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Review: The Ten Thousand Things, by John Spurling
Overlook Duckworth, 2014. 354 pp. $28

An ancient Chinese saying proposes that the universe contains ten thousand things. The narrator of this eponymous, thought-provoking novel observes that “of all the complexities of the ten thousand things, the self-consciousness of man is ten thousand times the most complex.”

Ge Zichuan Relocating, by Wang Meng (Courtesy Wikimedia Commons).

Ge Zichuan Relocating, by Wang Meng (Courtesy Wikimedia Commons).

The narrator is Wang Meng, later recognized as a master painter of the final decades of the Yuan Dynasty, what Westerners would call the midfourtheenth century. Wang’s artistic gifts, however, are matched by his uncanny talent for playing a minor role in significant events, a journey that occupies this supposed memoir, written in prison during his last years. His career as artist and sometime civil servant correspond with (and take flight from) the political upheaval that brings the first Ming emperor to the throne. (The manner in which this dynastic founder seizes and employs power resembles the rise of Mao, by the way.)

The novel begins, though, with a small moment, a fruitless search for a jade ring, a coveted family heirloom. Typical of The Ten Thousand Things and its protagonist, the effort evokes deep feelings in Wang, which he examines for their justness and morality, but also in light of his love for life and beauty. Many such small moments, rendered in prose that flows like the streams and waterfalls that Wang enjoys painting, yield fascinating, knotty musings on politics, war, justice, government, friendship, sex, art–many of the ten thousand things, in other words. Often, I had to look up from the book to ponder what I’d just read, and I came away admiring how Spurling has thought deeply about life. As with this:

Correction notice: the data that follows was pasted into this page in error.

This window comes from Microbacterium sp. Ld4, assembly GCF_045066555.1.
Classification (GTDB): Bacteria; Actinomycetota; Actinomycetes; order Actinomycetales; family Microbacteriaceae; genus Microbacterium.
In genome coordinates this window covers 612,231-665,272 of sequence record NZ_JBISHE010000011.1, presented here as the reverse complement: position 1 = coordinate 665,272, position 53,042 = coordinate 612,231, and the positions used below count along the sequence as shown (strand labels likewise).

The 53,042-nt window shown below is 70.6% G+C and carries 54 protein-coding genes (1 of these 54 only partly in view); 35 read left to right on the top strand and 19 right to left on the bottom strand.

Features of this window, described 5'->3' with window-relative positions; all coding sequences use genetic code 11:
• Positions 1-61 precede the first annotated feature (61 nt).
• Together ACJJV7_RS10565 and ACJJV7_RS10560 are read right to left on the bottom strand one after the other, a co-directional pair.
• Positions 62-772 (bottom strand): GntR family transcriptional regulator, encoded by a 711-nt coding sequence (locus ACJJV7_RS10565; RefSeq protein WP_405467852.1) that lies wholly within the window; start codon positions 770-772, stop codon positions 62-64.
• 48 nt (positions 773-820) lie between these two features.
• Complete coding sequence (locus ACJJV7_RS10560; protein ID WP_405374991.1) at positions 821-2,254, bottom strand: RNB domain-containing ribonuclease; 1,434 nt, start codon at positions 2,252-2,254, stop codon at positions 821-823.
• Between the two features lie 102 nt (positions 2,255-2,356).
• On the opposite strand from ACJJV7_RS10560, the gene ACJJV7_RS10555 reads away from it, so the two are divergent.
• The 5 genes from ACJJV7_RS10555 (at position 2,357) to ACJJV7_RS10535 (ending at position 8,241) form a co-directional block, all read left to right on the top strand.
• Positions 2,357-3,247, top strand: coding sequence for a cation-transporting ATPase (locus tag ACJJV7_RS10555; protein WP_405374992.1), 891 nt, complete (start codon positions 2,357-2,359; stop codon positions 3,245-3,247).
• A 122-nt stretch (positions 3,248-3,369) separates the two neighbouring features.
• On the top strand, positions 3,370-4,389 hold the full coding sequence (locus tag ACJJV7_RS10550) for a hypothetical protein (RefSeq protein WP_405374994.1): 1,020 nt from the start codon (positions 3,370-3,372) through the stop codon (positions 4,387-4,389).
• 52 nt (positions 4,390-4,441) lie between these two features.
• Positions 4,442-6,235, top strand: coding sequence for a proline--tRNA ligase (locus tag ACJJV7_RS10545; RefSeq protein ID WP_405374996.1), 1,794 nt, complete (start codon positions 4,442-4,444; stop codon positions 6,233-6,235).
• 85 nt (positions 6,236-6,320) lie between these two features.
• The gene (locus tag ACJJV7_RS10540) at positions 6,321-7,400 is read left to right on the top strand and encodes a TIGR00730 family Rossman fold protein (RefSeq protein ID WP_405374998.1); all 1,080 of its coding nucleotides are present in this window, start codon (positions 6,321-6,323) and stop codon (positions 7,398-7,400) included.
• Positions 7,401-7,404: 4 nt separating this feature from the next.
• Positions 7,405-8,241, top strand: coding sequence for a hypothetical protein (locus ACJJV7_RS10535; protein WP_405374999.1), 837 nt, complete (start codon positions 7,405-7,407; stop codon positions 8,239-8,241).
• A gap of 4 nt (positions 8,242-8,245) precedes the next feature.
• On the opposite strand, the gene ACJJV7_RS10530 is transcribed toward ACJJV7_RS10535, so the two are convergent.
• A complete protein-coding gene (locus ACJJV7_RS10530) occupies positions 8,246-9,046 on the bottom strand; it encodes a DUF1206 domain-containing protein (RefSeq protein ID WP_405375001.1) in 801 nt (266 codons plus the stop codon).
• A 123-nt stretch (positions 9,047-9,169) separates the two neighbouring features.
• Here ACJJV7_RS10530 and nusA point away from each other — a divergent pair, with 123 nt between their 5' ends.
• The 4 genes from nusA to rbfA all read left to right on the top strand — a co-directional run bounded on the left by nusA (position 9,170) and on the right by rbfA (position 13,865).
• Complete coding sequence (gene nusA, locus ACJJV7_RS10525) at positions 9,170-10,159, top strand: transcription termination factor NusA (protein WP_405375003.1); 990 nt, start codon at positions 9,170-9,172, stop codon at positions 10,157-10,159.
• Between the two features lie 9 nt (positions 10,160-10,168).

Yes, educated people are probably always on the edge of madness. Aren’t they the self-conscious element in nature turned on itself? And doesn’t that mirror reflecting the mirror begin to exclude nature and transform a man into a monster? By his intelligence and adaptability man rises above all other creatures. But take those qualities beyond a certain point and the man is no longer fit to live in any world except an artificial one of his own invention.

Most of the narrative unfolds in first person, but sometimes in third, as if the editors of his memoirs were speaking, but it could as well be Wang himself, in his self-conscious complexity. Several times, other characters accuse him of being emotionally cautious, and outwardly, he is. But inside, he’s a boiling cauldron, and his struggle to manage that and do the right thing makes him human. At the same time, he’s always trying to improve as an artist and is terrified of allowing pride, laziness, or foolishness to hamper his vision, an internal conflict that speaks to me:


The difficult part is to see the ten thousand things clearly without always getting caught in my own tricks for drawing them.


If that’s not relevant to writing, I don’t know what is.

Despite its philosophical nature, I find the narrative compelling and tense, and the pages turned quickly for me. I do think Spurling does himself or the reader no favors by occasional foreshadowings, like “he would never have believed that such-and-such could happen,” which to me only get in the way. But in any case, you have to be in the mood for a meander, not a gallop, and though the story grows, it’s not what you’d call a coherent, classic plot.

Like In the Wolf’s Mouth and The Lie, The Ten Thousand Things has been nominated for the Walter Scott Prize in historical fiction–deservedly, I think.

Disclaimer: I obtained my reading copy of this book from the public library.